We dissect the final buy-American guidance out from the White House

When Congress passed the so-called Bipartisan Infrastructure law two years ago, it also strengthened buy-American requirements for construction projects. Now the final guidance is out from the White House on the BABA part of the law, Build American, Buy American. For analysis, the Federal Drive with Tom Temin  with Haynes Boone procurement attorney Dan Ramish.

Interview Transcript:  

Dan Ramish So, Tom, the final guidance. There was hope that it would clarify some of the points that came up in the proposed guidance, which was issued back in February. But I think many in reviewing the final guidance issued last month, which goes into effect Oct. 23, will find that in fact it’s more complicated because one of the central things that [Office of Management and Budget (OMB)] did in the final guidance was indicate that this new section of the uniform guidance applicable to federal grants and cooperative agreements and other assistance agreements is not going to be a one stop shop for recipients or construction contractors or subcontractors that are trying to figure out what their Buy American requirements are. They’re going to have to go and look at agency guidance and other OMB guidance. So OMB got a bunch of questions about things that weren’t addressed in the proposed guidance. And by way of addressing those questions, they said, well, we issued this implementing guidance in a memo m-2211, and that memo is going to stay in place. That’s why we’re not addressing everything in the uniform guidance Section 184. So it’s not going to be possible for construction contractors just to look at the uniform guidance or recipients or awarding agencies to know what the requirements are. And these are complicated requirements. There are three different categories. Really we’re talking about all of the articles, material supplies that are going into a construction project that’s funded by a grant or cooperative agreement. So it’s manufactured products, construction materials and iron or steel products. These three categories, and there are separate tests for each of the categories. And the final guidance made some changes in the margins about some of the standards for construction materials, added a few additional construction materials that will fall into that category. There weren’t major changes substantively, but the big changes were saying that OMB is going to keep their old guidance in place. Awarding agencies have to do more to issue additional guidance for their own programs and grants.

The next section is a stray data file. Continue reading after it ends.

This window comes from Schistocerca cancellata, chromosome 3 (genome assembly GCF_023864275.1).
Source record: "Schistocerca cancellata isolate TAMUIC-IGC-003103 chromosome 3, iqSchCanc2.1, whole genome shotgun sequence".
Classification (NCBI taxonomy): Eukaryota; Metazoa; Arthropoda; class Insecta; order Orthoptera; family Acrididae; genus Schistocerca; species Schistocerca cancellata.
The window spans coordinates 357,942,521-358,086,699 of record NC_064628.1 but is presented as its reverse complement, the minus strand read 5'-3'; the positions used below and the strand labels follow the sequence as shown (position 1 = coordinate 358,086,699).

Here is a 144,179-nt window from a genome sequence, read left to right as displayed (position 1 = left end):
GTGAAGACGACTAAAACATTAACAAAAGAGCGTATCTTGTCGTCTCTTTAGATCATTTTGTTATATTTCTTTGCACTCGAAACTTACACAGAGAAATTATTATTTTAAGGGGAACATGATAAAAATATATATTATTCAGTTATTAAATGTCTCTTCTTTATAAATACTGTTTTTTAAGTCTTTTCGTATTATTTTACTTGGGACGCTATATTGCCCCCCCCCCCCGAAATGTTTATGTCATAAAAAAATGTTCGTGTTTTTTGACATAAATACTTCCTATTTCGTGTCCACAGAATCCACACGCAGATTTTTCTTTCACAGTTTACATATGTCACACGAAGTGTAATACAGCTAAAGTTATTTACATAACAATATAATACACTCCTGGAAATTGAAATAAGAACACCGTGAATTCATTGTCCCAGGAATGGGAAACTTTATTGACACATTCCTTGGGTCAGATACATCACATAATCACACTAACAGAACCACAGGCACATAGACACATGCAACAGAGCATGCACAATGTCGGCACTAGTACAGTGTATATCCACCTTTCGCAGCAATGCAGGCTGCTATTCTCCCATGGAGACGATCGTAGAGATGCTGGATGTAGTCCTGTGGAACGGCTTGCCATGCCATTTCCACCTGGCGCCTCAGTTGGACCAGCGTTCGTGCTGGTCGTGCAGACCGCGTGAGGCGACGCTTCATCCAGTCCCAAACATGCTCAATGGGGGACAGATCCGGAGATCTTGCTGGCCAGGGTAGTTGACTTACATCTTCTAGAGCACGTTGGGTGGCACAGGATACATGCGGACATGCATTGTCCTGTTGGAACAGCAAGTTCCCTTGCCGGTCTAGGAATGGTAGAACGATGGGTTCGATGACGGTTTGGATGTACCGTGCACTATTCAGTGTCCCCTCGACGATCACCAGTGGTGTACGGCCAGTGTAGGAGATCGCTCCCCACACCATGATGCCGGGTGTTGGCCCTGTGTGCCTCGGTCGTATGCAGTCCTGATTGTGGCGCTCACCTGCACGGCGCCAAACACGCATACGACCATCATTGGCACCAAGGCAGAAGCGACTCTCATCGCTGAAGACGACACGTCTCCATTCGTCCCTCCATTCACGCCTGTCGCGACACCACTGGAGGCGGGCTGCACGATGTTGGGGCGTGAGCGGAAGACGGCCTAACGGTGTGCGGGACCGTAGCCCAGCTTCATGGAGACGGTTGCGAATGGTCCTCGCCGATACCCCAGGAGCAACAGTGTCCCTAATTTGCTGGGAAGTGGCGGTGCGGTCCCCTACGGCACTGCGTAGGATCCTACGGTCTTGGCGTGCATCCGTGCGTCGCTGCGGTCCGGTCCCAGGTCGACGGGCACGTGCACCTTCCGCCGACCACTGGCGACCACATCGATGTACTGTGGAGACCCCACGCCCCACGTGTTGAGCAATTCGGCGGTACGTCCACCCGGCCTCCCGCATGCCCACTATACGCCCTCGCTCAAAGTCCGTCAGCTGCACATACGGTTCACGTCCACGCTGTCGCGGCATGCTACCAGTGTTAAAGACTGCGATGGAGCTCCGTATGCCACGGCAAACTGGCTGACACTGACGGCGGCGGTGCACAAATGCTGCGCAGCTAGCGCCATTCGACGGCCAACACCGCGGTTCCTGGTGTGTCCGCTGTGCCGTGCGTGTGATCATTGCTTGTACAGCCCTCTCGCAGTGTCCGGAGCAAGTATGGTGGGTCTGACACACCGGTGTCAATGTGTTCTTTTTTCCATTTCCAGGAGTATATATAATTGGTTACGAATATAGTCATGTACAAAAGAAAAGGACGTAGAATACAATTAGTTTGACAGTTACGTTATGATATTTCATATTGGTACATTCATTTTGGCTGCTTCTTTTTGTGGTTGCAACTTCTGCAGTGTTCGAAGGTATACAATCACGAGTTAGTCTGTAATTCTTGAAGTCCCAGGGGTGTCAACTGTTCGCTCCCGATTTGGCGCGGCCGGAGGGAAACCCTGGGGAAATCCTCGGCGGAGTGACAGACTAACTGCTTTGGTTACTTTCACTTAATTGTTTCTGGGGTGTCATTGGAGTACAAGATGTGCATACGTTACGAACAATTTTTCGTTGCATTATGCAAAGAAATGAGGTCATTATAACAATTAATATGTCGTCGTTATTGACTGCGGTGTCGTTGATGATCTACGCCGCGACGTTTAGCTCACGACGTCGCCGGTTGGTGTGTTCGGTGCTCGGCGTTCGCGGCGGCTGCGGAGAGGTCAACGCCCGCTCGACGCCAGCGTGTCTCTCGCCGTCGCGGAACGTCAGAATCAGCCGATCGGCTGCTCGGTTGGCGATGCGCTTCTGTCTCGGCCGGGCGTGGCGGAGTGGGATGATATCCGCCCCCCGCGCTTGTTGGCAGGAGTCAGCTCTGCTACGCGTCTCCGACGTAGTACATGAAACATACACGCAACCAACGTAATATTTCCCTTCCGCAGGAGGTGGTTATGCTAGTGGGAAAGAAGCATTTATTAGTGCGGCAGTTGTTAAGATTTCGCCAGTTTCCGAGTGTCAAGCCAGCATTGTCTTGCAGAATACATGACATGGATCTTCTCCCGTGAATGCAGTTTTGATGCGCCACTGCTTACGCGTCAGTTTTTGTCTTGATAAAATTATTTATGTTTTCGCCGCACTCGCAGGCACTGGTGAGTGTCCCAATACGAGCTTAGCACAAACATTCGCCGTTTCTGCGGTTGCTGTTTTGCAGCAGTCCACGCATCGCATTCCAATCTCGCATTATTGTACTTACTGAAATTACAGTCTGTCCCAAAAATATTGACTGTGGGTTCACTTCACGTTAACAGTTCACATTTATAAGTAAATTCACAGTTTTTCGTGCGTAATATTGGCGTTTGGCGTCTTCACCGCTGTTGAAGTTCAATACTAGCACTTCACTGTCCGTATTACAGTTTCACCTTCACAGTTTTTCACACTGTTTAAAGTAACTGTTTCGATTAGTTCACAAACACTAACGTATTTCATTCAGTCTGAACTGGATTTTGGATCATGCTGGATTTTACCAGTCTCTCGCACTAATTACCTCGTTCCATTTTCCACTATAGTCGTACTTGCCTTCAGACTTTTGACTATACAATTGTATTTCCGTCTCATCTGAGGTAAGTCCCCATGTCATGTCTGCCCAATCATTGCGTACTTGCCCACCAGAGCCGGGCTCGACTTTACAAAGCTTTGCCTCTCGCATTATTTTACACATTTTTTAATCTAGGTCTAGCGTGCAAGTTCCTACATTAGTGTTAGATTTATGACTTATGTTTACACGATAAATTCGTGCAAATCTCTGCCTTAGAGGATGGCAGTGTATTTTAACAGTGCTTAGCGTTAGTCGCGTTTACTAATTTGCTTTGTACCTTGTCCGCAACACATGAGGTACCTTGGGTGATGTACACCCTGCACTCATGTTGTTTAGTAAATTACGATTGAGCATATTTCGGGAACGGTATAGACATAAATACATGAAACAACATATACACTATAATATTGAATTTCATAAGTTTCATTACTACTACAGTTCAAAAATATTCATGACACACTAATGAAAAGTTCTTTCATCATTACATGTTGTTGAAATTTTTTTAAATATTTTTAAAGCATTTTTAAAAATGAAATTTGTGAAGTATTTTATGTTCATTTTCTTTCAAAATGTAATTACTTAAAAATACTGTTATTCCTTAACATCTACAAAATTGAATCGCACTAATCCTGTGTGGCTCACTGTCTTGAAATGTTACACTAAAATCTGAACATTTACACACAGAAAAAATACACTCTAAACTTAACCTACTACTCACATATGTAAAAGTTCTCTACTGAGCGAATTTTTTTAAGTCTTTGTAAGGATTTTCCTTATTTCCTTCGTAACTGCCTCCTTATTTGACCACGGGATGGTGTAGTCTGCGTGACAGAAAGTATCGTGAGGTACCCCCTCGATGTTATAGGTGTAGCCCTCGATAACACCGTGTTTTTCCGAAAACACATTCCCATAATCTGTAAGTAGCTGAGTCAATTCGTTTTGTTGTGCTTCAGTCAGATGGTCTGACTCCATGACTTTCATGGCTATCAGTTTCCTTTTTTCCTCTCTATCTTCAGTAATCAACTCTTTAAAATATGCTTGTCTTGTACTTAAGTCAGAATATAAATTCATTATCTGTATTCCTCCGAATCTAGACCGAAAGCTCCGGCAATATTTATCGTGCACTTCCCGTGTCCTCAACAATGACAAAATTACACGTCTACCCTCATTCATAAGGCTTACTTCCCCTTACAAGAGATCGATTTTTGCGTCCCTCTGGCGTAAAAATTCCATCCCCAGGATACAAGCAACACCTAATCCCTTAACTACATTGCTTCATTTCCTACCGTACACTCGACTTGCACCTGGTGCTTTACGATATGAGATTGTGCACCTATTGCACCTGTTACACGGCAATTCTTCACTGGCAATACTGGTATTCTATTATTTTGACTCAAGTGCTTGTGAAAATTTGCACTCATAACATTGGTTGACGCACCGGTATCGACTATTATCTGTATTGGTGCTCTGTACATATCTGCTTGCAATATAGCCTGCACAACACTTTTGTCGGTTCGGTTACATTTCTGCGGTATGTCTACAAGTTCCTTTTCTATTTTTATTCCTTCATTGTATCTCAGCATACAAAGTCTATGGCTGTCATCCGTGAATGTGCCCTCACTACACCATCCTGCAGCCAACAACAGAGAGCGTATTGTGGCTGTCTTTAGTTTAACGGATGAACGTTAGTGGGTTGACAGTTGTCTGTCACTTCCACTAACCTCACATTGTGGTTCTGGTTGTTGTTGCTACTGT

Tom Temin If you’re building a bridge under a grant, say you’re your state or you’re doing a bridge under the Transportation Department. Bridges have steel that could have one requirement, but that requirement could be subtly different from, say, I don’t know, another agency, [Housing and Urban Development (HUD)], say granting housing improvements, which also might have steel in them and HUD could have different guidance than transportation.